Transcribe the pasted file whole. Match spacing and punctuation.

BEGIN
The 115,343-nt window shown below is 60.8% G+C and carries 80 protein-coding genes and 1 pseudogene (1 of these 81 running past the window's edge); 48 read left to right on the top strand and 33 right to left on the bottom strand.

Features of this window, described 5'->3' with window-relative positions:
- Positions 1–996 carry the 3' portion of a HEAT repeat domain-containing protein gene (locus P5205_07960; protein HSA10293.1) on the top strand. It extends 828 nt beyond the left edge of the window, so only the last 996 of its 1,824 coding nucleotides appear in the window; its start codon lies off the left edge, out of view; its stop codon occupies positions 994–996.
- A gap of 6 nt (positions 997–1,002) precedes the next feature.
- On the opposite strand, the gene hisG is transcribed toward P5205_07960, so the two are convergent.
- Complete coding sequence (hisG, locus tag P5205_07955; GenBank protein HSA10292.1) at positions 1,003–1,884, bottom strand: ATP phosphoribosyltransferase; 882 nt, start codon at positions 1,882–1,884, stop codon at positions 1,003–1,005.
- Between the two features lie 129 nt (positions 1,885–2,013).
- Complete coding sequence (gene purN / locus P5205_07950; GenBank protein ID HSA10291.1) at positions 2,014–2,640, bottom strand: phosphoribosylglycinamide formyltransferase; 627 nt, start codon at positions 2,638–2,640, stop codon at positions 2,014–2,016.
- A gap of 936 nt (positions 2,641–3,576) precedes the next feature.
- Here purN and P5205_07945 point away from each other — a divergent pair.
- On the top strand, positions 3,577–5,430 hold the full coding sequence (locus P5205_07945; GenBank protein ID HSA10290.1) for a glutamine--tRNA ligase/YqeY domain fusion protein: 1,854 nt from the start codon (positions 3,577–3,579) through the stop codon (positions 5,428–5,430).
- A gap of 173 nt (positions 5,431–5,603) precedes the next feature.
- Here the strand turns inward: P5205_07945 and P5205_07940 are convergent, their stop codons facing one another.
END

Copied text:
The 115,343-nt window shown below is 60.8% G+C and carries 80 protein-coding genes and 1 pseudogene (1 of these 81 running past the window's edge); 48 read left to right on the top strand and 33 right to left on the bottom strand.

Features of this window, described 5'->3' with window-relative positions:
- Positions 1–996 carry the 3' portion of a HEAT repeat domain-containing protein gene (locus P5205_07960; protein HSA10293.1) on the top strand. It extends 828 nt beyond the left edge of the window, so only the last 996 of its 1,824 coding nucleotides appear in the window; its start codon lies off the left edge, out of view; its stop codon occupies positions 994–996.
- A gap of 6 nt (positions 997–1,002) precedes the next feature.
- On the opposite strand, the gene hisG is transcribed toward P5205_07960, so the two are convergent.
- Complete coding sequence (hisG, locus tag P5205_07955; GenBank protein HSA10292.1) at positions 1,003–1,884, bottom strand: ATP phosphoribosyltransferase; 882 nt, start codon at positions 1,882–1,884, stop codon at positions 1,003–1,005.
- Between the two features lie 129 nt (positions 1,885–2,013).
- Complete coding sequence (gene purN / locus P5205_07950; GenBank protein ID HSA10291.1) at positions 2,014–2,640, bottom strand: phosphoribosylglycinamide formyltransferase; 627 nt, start codon at positions 2,638–2,640, stop codon at positions 2,014–2,016.
- A gap of 936 nt (positions 2,641–3,576) precedes the next feature.
- Here purN and P5205_07945 point away from each other — a divergent pair.
- On the top strand, positions 3,577–5,430 hold the full coding sequence (locus P5205_07945; GenBank protein ID HSA10290.1) for a glutamine--tRNA ligase/YqeY domain fusion protein: 1,854 nt from the start codon (positions 3,577–3,579) through the stop codon (positions 5,428–5,430).
- A gap of 173 nt (positions 5,431–5,603) precedes the next feature.
- Here the strand turns inward: P5205_07945 and P5205_07940 are convergent, their stop codons facing one another.